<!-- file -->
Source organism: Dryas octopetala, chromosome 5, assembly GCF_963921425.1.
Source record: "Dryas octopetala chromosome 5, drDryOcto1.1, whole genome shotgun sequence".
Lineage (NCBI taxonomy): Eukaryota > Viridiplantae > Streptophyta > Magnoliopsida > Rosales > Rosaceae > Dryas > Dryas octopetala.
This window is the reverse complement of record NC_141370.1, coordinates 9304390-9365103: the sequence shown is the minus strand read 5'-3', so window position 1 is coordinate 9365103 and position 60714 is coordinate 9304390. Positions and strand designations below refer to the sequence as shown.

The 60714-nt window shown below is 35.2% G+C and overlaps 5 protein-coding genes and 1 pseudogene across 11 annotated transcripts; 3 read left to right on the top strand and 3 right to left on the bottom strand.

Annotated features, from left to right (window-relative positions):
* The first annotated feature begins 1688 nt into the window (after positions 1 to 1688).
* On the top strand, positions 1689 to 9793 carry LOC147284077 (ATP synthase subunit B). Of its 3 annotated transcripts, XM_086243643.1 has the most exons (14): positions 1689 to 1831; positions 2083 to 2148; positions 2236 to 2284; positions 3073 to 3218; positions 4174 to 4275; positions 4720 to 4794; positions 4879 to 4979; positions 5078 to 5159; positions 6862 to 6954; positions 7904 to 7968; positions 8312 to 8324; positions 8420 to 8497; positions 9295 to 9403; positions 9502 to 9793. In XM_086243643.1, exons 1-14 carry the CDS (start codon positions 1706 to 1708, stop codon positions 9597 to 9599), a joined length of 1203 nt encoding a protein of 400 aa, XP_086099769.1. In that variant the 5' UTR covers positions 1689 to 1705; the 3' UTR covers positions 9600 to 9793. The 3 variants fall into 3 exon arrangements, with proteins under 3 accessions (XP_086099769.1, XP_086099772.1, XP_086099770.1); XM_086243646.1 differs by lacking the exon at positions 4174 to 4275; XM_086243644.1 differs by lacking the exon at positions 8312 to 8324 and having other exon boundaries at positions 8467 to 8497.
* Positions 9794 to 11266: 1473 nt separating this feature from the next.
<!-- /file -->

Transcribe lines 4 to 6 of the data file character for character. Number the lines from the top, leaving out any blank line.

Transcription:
This window is the reverse complement of record NC_141370.1, coordinates 9304390-9365103: the sequence shown is the minus strand read 5'-3', so window position 1 is coordinate 9365103 and position 60714 is coordinate 9304390. Positions and strand designations below refer to the sequence as shown.

The 60714-nt window shown below is 35.2% G+C and overlaps 5 protein-coding genes and 1 pseudogene across 11 annotated transcripts; 3 read left to right on the top strand and 3 right to left on the bottom strand.

Annotated features, from left to right (window-relative positions):